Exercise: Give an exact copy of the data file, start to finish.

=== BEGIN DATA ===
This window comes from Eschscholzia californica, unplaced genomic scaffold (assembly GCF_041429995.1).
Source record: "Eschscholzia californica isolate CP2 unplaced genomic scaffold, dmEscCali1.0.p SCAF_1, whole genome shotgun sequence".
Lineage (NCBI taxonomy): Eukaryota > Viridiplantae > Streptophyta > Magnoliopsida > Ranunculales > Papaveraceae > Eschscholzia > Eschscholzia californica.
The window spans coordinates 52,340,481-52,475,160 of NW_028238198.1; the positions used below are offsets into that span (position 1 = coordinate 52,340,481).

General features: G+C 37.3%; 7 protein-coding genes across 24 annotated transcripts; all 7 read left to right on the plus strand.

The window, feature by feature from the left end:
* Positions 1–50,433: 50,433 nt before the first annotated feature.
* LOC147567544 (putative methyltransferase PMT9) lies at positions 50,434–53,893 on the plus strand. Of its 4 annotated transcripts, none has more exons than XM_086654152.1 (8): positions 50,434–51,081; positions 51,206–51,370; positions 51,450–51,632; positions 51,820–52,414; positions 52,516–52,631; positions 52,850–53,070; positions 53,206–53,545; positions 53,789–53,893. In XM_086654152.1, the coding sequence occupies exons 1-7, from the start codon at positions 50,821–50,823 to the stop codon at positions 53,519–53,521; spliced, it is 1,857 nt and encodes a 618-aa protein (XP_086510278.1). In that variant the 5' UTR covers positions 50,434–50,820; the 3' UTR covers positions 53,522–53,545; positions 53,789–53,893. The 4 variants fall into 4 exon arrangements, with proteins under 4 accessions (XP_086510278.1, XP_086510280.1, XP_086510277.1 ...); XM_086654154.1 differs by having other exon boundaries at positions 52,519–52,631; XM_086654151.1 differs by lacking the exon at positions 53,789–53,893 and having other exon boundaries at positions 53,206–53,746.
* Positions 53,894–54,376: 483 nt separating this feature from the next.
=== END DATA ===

This window comes from Eschscholzia californica, unplaced genomic scaffold (assembly GCF_041429995.1).
Source record: "Eschscholzia californica isolate CP2 unplaced genomic scaffold, dmEscCali1.0.p SCAF_1, whole genome shotgun sequence".
Lineage (NCBI taxonomy): Eukaryota > Viridiplantae > Streptophyta > Magnoliopsida > Ranunculales > Papaveraceae > Eschscholzia > Eschscholzia californica.
The window spans coordinates 52,340,481-52,475,160 of NW_028238198.1; the positions used below are offsets into that span (position 1 = coordinate 52,340,481).

General features: G+C 37.3%; 7 protein-coding genes across 24 annotated transcripts; all 7 read left to right on the plus strand.

The window, feature by feature from the left end:
* Positions 1–50,433: 50,433 nt before the first annotated feature.
* LOC147567544 (putative methyltransferase PMT9) lies at positions 50,434–53,893 on the plus strand. Of its 4 annotated transcripts, none has more exons than XM_086654152.1 (8): positions 50,434–51,081; positions 51,206–51,370; positions 51,450–51,632; positions 51,820–52,414; positions 52,516–52,631; positions 52,850–53,070; positions 53,206–53,545; positions 53,789–53,893. In XM_086654152.1, the coding sequence occupies exons 1-7, from the start codon at positions 50,821–50,823 to the stop codon at positions 53,519–53,521; spliced, it is 1,857 nt and encodes a 618-aa protein (XP_086510278.1). In that variant the 5' UTR covers positions 50,434–50,820; the 3' UTR covers positions 53,522–53,545; positions 53,789–53,893. The 4 variants fall into 4 exon arrangements, with proteins under 4 accessions (XP_086510278.1, XP_086510280.1, XP_086510277.1 ...); XM_086654154.1 differs by having other exon boundaries at positions 52,519–52,631; XM_086654151.1 differs by lacking the exon at positions 53,789–53,893 and having other exon boundaries at positions 53,206–53,746.
* Positions 53,894–54,376: 483 nt separating this feature from the next.